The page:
Einer Elhauge, Preference-Eliciting Statutory Default Rules, 102 Colum. L. Rev. 2162, 2194 (2002). One might wonder what the point of enforcing lenity would be if Congress can be counted upon to repeal decisions narrowing the reach of criminal statutes. The fact, however, is that Congress does not reflexively ride to the rescue of federal prosecutors handed interpretive defeats in court. According to a leading study of congressional overrides of Supreme Court decisions, Congress lets stand the vast majority (80 percent) of narrow interpretations of federal criminal statutes. See generally William N. Eskridge, Jr., Overriding Supreme Court Statutory Interpretation Decisions, 101 Yale L.J. 331, 351 tbl. 19 (1991). This is cause for optimism about the potential for lenity to make serious inroads on overcriminalization.
 Even though moral culpability is an essential prerequisite to punishment, judges (many of whom are themselves former prosecutors) may tend to defer excessively to the judgment of prosecutors that an offender is blameworthy and thus deserving of punishment. Such misplaced deference undoubtedly explains why the many sympathetic defendants whose stories have been cataloged by The Heritage Foundation and the Criminal Law Reform Group were found guilty in spite of their blamelessness. See supra notes 1–2 & 5.
 This hypothetical inquiry is exactly how the Supreme Court decides federal mens rea issues. See John Shepard Wiley, Jr., Not Guilty by Reason of Blamelessness: Culpability in Federal Criminal Interpretation, 85 Va. L. Rev. 1021, 1023 (1999) (explaining that courts deciding such issues start by asking “as a hypothetical matter whether morally blameless people could violate [the statute]”).
 Pleas for proportionality of punishment inevitably encounter the objection that it is impossible to determine when, objectively speaking, punishments are proportional. Although familiar, the objection is misplaced. Proportionality serves as a judicially manageable legal standard in a variety of other contexts, such as determining the excessiveness of terms of imprisonment and of punitive-damages awards, and proportionality is used by legislatures and judges alike in grading offenses and sentencing offenders. See Smith, Proportionality and Federalization, supra note 10, at 891–92 (citing cases). Taking proportionality considerations into account is no more perilous in interpreting federal crimes than in these other contexts, especially if the proportionality inquiry is grounded in a comparison with the penalties other laws provide for a particular crime and is used only as an interpretive principle (as opposed to a standard of constitutionality).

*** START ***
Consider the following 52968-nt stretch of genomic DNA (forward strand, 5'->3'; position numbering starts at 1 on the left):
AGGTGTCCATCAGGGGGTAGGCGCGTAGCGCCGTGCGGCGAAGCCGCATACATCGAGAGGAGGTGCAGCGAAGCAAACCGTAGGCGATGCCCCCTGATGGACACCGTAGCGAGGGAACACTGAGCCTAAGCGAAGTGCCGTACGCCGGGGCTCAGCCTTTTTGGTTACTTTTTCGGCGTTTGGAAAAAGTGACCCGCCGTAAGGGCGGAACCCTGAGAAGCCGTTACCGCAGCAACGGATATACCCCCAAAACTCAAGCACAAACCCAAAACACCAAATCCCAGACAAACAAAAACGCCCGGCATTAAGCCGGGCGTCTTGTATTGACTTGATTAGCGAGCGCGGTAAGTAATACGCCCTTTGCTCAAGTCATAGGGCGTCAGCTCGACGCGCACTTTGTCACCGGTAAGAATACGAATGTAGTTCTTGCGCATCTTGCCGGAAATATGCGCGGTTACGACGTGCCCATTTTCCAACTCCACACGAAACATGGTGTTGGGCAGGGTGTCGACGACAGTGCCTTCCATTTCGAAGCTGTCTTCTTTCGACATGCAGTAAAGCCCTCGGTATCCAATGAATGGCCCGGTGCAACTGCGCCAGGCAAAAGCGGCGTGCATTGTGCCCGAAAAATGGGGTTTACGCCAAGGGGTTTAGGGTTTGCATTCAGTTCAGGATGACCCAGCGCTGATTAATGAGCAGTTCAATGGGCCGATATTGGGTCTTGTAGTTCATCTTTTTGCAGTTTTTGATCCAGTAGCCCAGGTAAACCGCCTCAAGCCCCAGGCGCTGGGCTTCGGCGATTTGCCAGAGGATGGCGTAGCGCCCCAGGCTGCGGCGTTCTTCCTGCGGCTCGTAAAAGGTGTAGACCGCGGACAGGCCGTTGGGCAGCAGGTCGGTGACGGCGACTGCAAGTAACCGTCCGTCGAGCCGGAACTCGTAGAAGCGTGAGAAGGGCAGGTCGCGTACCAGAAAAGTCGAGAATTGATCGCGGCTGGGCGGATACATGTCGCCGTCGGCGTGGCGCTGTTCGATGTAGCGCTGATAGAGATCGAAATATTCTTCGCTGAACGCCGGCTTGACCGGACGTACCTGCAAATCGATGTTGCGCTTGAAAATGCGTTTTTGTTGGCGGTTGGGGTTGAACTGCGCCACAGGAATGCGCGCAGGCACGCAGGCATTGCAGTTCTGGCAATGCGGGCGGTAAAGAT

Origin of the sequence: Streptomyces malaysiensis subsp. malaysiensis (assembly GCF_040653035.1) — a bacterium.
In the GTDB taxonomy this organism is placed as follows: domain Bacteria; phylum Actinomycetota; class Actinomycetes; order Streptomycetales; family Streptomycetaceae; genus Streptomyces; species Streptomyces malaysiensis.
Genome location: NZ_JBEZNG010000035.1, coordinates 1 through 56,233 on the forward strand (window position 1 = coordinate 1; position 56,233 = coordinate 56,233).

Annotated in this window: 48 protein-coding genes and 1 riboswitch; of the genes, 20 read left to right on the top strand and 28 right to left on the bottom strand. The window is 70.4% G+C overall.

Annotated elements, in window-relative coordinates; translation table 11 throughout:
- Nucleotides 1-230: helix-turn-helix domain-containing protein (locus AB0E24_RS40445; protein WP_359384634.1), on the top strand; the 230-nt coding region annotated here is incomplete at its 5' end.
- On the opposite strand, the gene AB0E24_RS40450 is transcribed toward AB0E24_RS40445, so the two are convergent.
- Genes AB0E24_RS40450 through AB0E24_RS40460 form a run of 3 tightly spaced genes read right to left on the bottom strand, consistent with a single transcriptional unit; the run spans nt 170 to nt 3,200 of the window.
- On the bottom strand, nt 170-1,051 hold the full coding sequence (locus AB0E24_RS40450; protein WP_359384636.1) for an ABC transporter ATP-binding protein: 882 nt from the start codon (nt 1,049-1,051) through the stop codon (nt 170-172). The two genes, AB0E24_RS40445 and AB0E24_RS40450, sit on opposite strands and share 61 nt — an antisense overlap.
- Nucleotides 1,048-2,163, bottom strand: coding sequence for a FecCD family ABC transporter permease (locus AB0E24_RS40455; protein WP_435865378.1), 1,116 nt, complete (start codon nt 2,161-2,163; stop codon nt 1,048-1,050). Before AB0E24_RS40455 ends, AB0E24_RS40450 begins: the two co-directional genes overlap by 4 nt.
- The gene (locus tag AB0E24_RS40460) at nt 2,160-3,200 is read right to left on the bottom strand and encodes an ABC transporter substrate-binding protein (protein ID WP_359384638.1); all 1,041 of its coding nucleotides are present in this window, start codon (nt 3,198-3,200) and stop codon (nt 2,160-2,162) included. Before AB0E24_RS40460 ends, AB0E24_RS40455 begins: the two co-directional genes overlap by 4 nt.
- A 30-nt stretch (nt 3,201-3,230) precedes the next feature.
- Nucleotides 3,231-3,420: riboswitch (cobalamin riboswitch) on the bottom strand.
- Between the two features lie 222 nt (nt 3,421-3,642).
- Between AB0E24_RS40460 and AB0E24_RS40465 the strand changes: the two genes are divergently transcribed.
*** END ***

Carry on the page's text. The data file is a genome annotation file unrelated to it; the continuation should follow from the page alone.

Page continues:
In Carter v. United States, 530 U.S. 255 (2000), for example, the Court declared that mens rea doctrine “requires a court to read into a statute only that mens rea which is necessary to separate wrongful conduct from ‘otherwise innocent conduct.’” Id. at 269.
 For an extensive argument along this line, see Smith, Proportional Mens Rea, supra note 26.
 See, e.g., Carter v. United States, 530 U.S. 255, 269 (2000); see generally Smith, Proportional Mens Rea, supra note 26, at 131 (“The Supreme Court has insisted that federal crimes be defined in terms that guarantee a path to acquittal for morally blameless conduct and has increasingly looked to the mental element of crimes to provide this protection against punishment for ‘innocent’ conduct.”).
 “Where the nature of the prohibited act, as defined by Congress, is sufficient to guarantee that anyone convicted of the crime will be morally blameworthy, courts treat the legislative definition of the crime as conclusive and do not impose heightened mens rea requirements. If, however, the prohibited act is not ‘inevitably nefarious’ and thus could potentially reach innocent conduct, courts adopt more stringent mens rea requirements designed to exclude all innocent conduct from the crime’s reach.” Smith, Proportional Mens Rea, supra note 26, at 130. See, e.g., Arthur Andersen LLP v. United States, 544 U.S. 696 (2000); Staples v. United States, 511 U.S. 600 (1994); Ratzlaf v. United States, 510 U.S. 135 (1994).
 For a collection of cases in which this has occurred, see, e.g., The Heritage Foundation, Legal Issues: Overcriminalization, http://www.overcriminalized.com/CaseStudy.aspx (last visited May 28, 2014). The website does not mince words, describing the case studies as “documented stories of good people whose lives were impacted by overcriminalization: criminal laws that are overbroad or flat-out ridiculous, prosecutors and prosecutions that are over-zealous, and sentences that are harsh, unreasonable, and unjust. The lives of some were shattered when they were arrested, prosecuted, and imprisoned for doing things no one would think are crimes. Others did an act that could be considered wrongful, but did so unintentionally—without ‘criminal intent’ (what lawyers call mens rea)—and should not have been charged, convicted, or punished.” Id.
 See Darryl Brown, Criminal Law’s Unfortunate Triumph over Administrative Law, 7 J.L. Econ. & Pol’y 657, 677–82 (2011).